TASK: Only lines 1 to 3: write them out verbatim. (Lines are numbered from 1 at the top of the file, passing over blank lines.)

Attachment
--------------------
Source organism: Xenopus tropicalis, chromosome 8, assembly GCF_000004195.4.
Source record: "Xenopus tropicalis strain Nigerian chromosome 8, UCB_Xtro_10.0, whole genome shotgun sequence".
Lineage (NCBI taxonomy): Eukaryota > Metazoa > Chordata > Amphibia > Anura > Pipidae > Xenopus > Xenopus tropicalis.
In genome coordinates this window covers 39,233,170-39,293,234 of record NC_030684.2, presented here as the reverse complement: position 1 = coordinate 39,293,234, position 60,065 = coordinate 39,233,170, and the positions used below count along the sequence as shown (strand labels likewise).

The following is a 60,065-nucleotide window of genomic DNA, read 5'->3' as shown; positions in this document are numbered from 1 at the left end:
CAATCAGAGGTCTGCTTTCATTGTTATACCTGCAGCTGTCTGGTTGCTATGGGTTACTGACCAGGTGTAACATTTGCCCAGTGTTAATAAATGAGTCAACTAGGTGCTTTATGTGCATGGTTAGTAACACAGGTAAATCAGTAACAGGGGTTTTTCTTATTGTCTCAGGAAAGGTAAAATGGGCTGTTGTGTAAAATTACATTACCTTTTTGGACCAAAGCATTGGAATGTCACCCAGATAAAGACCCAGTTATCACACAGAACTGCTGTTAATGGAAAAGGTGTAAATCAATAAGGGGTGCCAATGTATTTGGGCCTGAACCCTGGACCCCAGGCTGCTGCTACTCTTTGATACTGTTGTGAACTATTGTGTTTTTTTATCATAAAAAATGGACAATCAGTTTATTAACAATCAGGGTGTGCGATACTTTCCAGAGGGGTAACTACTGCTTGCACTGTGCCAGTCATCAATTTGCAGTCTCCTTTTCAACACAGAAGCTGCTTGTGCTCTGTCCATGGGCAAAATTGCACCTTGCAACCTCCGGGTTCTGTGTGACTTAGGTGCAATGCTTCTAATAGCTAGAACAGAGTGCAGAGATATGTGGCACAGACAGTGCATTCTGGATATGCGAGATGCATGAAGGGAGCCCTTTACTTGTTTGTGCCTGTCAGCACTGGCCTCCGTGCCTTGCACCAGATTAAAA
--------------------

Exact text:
Source organism: Xenopus tropicalis, chromosome 8, assembly GCF_000004195.4.
Source record: "Xenopus tropicalis strain Nigerian chromosome 8, UCB_Xtro_10.0, whole genome shotgun sequence".
Lineage (NCBI taxonomy): Eukaryota > Metazoa > Chordata > Amphibia > Anura > Pipidae > Xenopus > Xenopus tropicalis.